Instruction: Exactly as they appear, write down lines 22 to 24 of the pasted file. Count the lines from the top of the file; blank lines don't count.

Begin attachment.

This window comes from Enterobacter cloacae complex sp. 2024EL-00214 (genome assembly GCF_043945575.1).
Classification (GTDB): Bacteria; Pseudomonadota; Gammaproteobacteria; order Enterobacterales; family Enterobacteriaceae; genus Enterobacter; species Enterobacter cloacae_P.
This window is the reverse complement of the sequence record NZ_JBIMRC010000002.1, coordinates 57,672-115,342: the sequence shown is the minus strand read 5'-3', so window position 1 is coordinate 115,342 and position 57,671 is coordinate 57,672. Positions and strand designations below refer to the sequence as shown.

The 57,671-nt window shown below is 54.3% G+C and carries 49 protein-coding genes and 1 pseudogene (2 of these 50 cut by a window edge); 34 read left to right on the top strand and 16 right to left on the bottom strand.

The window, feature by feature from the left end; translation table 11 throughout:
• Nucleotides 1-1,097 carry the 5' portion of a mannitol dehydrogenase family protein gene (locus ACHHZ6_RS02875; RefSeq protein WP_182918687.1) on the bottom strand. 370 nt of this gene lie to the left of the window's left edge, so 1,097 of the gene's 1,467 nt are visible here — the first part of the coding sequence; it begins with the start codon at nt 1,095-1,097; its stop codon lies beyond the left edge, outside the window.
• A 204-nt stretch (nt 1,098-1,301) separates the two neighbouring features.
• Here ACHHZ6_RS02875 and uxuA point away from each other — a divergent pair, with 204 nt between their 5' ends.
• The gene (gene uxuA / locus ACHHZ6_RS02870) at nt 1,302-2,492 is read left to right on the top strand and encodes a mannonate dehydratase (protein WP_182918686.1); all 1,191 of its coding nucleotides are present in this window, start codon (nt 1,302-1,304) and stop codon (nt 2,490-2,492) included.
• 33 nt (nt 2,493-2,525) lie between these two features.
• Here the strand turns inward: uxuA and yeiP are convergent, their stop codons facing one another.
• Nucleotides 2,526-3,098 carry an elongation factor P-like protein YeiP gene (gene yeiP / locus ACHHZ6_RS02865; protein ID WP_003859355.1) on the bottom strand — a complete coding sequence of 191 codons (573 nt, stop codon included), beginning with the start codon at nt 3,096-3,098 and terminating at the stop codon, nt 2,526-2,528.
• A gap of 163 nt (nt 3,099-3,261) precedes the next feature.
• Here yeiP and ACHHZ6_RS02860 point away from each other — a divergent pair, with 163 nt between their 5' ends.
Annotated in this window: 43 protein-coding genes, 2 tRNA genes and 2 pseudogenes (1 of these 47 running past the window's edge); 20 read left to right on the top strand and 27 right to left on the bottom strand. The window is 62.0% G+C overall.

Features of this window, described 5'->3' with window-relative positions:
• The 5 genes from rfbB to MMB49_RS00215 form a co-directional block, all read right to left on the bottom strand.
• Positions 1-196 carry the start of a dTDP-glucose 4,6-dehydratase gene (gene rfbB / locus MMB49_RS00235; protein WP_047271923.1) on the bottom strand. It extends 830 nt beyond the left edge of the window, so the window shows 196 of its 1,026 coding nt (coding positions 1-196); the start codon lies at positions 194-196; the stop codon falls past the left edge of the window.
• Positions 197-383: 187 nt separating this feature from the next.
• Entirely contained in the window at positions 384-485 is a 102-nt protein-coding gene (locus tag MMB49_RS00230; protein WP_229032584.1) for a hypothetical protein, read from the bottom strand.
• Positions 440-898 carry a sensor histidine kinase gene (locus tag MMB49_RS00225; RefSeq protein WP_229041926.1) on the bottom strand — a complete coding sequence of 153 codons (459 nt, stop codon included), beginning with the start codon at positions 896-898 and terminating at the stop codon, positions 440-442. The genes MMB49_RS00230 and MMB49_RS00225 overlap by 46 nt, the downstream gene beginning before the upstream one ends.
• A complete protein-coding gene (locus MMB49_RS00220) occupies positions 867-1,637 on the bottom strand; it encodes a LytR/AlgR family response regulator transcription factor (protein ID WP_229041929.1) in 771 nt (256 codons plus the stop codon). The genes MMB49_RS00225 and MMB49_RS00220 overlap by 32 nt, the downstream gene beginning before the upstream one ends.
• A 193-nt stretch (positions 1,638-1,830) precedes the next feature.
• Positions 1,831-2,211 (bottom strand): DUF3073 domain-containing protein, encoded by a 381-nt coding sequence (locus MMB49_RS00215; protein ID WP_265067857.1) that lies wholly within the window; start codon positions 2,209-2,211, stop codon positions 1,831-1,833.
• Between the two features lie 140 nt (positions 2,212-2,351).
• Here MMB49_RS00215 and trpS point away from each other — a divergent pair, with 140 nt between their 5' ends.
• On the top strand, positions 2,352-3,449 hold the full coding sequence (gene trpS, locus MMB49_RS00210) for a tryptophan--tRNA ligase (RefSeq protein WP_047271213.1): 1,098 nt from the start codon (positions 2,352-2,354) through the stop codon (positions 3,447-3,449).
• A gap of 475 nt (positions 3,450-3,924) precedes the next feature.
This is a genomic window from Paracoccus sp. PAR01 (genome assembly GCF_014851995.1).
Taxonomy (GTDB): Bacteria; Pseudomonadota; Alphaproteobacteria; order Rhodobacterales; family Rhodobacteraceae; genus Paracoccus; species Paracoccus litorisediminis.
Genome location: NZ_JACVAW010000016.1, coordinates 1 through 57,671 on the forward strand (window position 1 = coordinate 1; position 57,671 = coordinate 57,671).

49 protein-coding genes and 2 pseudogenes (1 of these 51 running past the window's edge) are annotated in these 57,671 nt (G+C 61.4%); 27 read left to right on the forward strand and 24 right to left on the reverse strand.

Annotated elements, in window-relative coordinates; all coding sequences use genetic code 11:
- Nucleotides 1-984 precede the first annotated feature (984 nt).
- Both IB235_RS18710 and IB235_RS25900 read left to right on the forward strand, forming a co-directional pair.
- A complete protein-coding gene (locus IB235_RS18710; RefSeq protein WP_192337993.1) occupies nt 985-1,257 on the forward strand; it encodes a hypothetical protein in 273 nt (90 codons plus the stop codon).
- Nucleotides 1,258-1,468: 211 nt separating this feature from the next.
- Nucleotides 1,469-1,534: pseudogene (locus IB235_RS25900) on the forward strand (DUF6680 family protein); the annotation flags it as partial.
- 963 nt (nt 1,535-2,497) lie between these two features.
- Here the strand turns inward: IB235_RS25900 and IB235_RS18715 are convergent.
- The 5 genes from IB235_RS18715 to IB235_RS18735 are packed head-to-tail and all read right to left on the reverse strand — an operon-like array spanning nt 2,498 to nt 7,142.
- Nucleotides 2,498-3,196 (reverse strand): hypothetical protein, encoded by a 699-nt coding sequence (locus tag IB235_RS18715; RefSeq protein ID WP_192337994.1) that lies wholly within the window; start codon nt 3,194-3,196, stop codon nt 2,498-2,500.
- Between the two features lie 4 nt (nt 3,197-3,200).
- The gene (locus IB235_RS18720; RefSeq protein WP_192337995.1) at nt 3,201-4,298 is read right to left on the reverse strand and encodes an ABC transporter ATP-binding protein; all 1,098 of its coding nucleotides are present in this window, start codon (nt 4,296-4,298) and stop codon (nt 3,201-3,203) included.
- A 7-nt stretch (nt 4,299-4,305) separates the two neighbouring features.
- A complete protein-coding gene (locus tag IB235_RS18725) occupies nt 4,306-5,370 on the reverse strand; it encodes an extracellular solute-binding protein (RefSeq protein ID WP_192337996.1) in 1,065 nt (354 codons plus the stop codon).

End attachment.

• A complete protein-coding gene (locus MMB49_RS00220) occupies positions 867-1,637 on the bottom strand; it encodes a LytR/AlgR family response regulator transcription factor (protein ID WP_229041929.1) in 771 nt (256 codons plus the stop codon). The genes MMB49_RS00225 and MMB49_RS00220 overlap by 32 nt, the downstream gene beginning before the upstream one ends.
• A 193-nt stretch (positions 1,638-1,830) precedes the next feature.
• Positions 1,831-2,211 (bottom strand): DUF3073 domain-containing protein, encoded by a 381-nt coding sequence (locus MMB49_RS00215; protein ID WP_265067857.1) that lies wholly within the window; start codon positions 2,209-2,211, stop codon positions 1,831-1,833.